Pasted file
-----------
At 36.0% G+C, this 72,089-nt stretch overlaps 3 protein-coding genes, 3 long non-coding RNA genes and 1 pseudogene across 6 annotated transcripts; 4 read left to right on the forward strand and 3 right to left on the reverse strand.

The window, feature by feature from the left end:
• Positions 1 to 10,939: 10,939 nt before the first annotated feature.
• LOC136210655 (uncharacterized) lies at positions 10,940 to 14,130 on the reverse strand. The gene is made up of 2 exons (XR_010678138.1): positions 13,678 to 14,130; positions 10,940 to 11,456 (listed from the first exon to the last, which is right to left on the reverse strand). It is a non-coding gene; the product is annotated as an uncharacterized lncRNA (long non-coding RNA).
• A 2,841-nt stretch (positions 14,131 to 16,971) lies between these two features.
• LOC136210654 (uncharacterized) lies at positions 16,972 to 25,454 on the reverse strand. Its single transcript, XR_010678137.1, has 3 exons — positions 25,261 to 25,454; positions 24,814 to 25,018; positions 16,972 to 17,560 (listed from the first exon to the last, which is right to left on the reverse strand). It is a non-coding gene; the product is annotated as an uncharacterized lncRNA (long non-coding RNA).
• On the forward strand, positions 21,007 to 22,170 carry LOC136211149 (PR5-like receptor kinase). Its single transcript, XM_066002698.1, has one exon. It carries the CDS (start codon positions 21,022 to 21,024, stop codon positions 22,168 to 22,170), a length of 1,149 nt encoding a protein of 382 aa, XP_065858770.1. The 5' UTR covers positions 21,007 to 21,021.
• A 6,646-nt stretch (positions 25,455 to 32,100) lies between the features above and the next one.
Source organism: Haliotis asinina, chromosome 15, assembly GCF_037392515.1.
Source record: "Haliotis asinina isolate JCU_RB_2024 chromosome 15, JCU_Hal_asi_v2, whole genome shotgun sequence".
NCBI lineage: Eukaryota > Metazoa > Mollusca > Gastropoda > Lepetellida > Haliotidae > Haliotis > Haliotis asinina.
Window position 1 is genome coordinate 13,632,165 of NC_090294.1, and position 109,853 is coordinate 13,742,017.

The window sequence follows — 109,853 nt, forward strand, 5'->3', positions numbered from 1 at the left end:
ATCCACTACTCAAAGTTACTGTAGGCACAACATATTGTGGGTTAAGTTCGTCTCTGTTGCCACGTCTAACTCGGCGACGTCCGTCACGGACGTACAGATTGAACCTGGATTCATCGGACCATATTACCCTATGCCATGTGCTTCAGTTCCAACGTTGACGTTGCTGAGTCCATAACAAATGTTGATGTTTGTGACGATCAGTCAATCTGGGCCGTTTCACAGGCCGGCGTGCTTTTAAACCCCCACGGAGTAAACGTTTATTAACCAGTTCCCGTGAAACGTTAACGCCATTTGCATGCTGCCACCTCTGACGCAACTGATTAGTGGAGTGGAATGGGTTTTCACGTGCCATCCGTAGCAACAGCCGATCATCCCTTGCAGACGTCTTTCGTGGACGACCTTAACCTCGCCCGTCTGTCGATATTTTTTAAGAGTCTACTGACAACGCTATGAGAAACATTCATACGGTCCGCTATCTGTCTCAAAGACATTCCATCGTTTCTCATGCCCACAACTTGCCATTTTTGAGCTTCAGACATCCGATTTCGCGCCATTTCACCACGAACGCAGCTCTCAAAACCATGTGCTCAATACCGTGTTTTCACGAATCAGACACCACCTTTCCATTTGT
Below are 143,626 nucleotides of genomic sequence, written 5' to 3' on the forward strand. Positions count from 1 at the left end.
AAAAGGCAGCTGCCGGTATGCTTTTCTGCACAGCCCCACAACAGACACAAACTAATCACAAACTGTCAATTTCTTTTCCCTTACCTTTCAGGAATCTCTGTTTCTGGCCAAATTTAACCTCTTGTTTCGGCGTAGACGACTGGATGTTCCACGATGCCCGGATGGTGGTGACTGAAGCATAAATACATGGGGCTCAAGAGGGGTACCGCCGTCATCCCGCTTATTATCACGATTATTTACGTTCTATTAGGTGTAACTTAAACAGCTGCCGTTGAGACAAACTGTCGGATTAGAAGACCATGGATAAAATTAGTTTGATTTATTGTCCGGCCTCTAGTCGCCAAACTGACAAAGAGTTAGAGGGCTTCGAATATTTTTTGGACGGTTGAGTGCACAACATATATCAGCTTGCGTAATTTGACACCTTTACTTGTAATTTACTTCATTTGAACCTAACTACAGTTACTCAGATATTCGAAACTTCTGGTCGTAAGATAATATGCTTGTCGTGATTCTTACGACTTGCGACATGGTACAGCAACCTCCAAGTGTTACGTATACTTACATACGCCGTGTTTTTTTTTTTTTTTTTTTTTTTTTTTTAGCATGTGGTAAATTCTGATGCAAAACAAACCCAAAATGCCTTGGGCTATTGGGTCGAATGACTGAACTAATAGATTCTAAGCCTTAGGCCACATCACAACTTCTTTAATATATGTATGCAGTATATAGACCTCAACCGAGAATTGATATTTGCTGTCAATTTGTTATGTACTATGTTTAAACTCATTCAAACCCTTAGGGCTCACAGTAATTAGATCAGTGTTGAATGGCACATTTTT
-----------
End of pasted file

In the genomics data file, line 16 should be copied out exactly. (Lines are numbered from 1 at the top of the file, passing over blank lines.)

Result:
AAAAGGCAGCTGCCGGTATGCTTTTCTGCACAGCCCCACAACAGACACAAACTAATCACAAACTGTCAATTTCTTTTCCCTTACCTTTCAGGAATCTCTGTTTCTGGCCAAATTTAACCTCTTGTTTCGGCGTAGACGACTGGATGTTCCACGATGCCCGGATGGTGGTGACTGAAGCATAAATACATGGGGCTCAAGAGGGGTACCGCCGTCATCCCGCTTATTATCACGATTATTTACGTTCTATTAGGTGTAACTTAAACAGCTGCCGTTGAGACAAACTGTCGGATTAGAAGACCATGGATAAAATTAGTTTGATTTATTGTCCGGCCTCTAGTCGCCAAACTGACAAAGAGTTAGAGGGCTTCGAATATTTTTTGGACGGTTGAGTGCACAACATATATCAGCTTGCGTAATTTGACACCTTTACTTGTAATTTACTTCATTTGAACCTAACTACAGTTACTCAGATATTCGAAACTTCTGGTCGTAAGATAATATGCTTGTCGTGATTCTTACGACTTGCGACATGGTACAGCAACCTCCAAGTGTTACGTATACTTACATACGCCGTGTTTTTTTTTTTTTTTTTTTTTTTTTTTTAGCATGTGGTAAATTCTGATGCAAAACAAACCCAAAATGCCTTGGGCTATTGGGTCGAATGACTGAACTAATAGATTCTAAGCCTTAGGCCACATCACAACTTCTTTAATATATGTATGCAGTATATAGACCTCAACCGAGAATTGATATTTGCTGTCAATTTGTTATGTACTATGTTTAAACTCATTCAAACCCTTAGGGCTCACAGTAATTAGATCAGTGTTGAATGGCACATTTTT